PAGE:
For many years the genus Eubacterium was regarded to be very broad, containing many unrelated species. Based on the results of 16S rRNA gene-sequence determination and other data the genus is undergoing substantial taxonomic revision, with many species being transferred to other genera.2 The genus Eubacterium includes bacilli, or rod-shaped organisms, which stain Gram-positive, and are non-sporforming, or asporogenous in nature. As obligate anaerobes, these bacteria thrive in an environment that is devoid of oxygen, and will die if exposed to atmospheric oxygen levels. These organisms are also known to be slow-growing, thereby, making them difficult to cultivate in the laboratory environment, especially when they are the focus of biochemical, analytical testing which attempts to identify isolates of these bacteria.11 They have been found in cavities of man and animals, animal and plant products, infections of soft tissue, and soil. Some species may be pathogenic.

Source: Stand Genomic Sci. 2015; 10: 71 via PubMed Central

Eubacterium species are the second most common bacteria in the large intestine. The most commonly isolated species are E. aerofaciens, E. cylindroides, E. lentum (now known as Eggerthella lenta), and E. rectale. Eubacterium species are also frequently found in oropharynx, vagina and urine of healthy women. Eggerthella lenta is frequently isolated from blood. Species of Eubacterium are relatively common in wounds and abscesses, including brain abscesses, perineal, perirectal, and pleuropulmonary infectious processes.3. Although rarely, they have been reported to cause endocarditis, bacteremia, and other life-threatening infections.2 Some Eubacterium species commonly found on the skin have been reported to cause skin infections in injection drug users.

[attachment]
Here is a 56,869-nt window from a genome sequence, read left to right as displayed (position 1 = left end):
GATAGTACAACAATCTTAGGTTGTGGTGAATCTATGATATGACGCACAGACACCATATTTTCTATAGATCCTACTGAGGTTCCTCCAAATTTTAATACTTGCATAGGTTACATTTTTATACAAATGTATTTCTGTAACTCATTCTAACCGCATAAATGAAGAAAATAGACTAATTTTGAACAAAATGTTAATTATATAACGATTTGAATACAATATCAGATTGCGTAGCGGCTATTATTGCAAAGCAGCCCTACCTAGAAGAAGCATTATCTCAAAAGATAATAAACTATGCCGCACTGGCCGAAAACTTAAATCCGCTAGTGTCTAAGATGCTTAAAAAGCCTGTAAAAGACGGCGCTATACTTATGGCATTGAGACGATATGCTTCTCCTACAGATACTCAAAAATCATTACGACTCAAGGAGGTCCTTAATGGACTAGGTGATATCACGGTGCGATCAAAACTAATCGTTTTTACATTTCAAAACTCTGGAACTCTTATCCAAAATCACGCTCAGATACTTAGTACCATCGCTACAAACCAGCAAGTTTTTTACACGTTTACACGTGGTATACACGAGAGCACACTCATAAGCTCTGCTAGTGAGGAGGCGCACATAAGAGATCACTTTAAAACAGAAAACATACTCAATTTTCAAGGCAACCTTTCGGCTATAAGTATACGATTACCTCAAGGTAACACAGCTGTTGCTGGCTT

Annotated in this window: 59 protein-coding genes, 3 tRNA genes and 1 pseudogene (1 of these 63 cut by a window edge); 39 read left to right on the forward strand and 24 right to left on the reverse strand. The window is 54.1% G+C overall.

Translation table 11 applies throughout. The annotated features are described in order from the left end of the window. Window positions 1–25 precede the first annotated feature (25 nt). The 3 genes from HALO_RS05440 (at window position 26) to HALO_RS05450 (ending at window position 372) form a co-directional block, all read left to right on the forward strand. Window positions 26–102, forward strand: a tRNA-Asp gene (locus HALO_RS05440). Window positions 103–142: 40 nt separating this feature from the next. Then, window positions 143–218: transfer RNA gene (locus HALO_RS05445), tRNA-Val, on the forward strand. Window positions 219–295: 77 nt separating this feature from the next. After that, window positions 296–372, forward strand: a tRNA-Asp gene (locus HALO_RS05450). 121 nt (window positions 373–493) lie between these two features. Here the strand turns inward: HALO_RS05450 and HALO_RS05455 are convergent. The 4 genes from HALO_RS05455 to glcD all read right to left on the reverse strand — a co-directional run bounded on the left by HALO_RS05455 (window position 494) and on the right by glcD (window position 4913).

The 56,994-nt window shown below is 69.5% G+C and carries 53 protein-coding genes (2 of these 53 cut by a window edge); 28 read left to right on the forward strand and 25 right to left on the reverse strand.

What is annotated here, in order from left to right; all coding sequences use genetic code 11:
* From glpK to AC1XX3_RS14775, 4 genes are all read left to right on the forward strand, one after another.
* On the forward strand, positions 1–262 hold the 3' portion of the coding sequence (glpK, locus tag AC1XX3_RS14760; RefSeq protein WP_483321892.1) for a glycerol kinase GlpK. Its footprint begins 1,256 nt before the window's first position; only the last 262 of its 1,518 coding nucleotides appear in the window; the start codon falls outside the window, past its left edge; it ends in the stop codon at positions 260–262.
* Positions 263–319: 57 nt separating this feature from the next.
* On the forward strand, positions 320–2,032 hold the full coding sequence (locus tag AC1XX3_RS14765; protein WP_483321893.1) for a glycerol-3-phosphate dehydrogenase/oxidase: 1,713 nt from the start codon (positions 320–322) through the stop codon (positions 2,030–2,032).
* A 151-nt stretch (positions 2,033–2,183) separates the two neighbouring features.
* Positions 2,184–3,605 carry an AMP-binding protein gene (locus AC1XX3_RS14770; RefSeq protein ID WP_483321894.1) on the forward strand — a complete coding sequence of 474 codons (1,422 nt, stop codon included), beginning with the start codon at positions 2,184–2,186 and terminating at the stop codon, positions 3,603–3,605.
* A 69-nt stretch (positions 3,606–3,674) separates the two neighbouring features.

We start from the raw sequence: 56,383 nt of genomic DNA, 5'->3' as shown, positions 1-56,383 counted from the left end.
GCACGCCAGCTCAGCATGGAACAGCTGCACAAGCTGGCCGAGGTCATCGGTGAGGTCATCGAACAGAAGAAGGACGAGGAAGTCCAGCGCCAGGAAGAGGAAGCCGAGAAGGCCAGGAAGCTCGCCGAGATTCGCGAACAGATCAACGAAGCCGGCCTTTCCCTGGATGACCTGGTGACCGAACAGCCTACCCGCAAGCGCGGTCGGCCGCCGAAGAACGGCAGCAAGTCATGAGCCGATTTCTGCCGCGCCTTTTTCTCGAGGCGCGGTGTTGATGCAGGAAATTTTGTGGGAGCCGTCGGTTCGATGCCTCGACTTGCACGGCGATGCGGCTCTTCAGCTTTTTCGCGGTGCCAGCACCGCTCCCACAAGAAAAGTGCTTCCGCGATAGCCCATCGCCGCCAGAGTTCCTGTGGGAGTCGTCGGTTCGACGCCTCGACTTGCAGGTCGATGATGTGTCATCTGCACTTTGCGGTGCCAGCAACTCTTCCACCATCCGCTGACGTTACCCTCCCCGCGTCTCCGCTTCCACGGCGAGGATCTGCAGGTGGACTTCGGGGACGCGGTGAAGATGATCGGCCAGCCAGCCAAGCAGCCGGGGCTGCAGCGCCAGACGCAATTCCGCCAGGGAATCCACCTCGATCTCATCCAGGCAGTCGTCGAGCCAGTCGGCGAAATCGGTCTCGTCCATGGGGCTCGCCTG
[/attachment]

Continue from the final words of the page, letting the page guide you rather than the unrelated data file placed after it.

E. nodatum, E. brachy, and E. timidum (reclassified as Mogibacterium timidum) are thought to be periodontal pathogens. E. nodatum was found to be in the top two to 14 species enumerated in chronic periodontal disease.4 E. saphenum has been isolated from oral-dental exudates. Eubacterium infirmum has been found, among 28 other bacterial pathogens, in treated root canals of teeth with posttreatment apical periodontitis.7 E. alactolyticum, now named Pseudoramibacter alactolyticus, is an obligate anaerobic, non-spore forming rod. Normally, this bacterium can be found inhabiiting the oral cavity, and is often involved in periodontal disease-related pathologic conditions.11

Eubacterium callanderi, an environmental anaerobic rod-shaped bacterium, was recovered from the blood of a patient with a bladder carcinoma.5 Eubacterium plautii, which normally resides on the surface of the intestinal lumen, was reported to cause infection after kidney transplantation in a patient undergoing immunosuppressive treatment and heavy antibiotherapy8 A rare case of Eubacterium limosum bacteremia was reported a senile patient which led to the diagnosis of adenocarcinoma of the colon.9 Other Eubacterium species were isolated from urine of healthy women and patients with chronic recurrent cystitis.6 Recently, it has been suggested that the bacterial composition of the individual intestinal flora might represent a crucial factor contributing to the potential role of gut bacteria, including Eubacterium species, in the pathogenesis of rheumatoid arthritis.

Some species, such as Eubacterium rangiferina, a common anaerobic rumen bacterial isolate from reindeer, have adapted mechanisms to deal with lichen secondary metabolites that are well known for their antimicrobial and toxic effects.10


  1. Parija. Textbook of Microbiology & Immunology
  2. Washington C. Winn, Stephen D. Allen, William M. Janda, Elmer W. Koneman, Paul C. Schreckenberger, Gary W. Procop, Gail L. Woods. Koneman's Color Atlas and Textbook of Diagnostic Microbiology
  3. Paul G. Engelkirk, Janet Duben-Engelkirk. Laboratory Diagnosis of Infectious Diseases
  4. Alexandrina L. Dumitrescu. Etiology and Pathogenesis of Periodontal Disease
  5. Eubacterium callanderi Bacteremia: Report of the First Case
  6. Bacterial mixed infection in women with chronic recurrent cystitis. Naboka IuL, Kogan MI, Vasil'eva LI, Gudima IA, Miroshnichenko EA, Ibishev KhS.
  7. Rôças IN, Hülsmann M, Siqueira JF Jr.. Microorganisms in root canal-treated teeth from a German population
  8. Eubacterium plautii infection in a kidney transplant recipient: a noteworthy case of pleural effusion and fever. Orlando G, Pisani F, Mastrantonio P, Bonanni L, Di Cocco P, D'Angelo M, Tabilio A, Famulari A.
  9. Eubacterium bacteremia and colon cancer. Sungkanuparph S, Chansirikarnjana S, Vorachit M.
  10. Eubacterium rangiferina, a novel usnic acid-resistant bacterium from the reindeer rumen. Sundset MA, Kohn A, Mathiesen SD, Praesteng KE
  11. CDC



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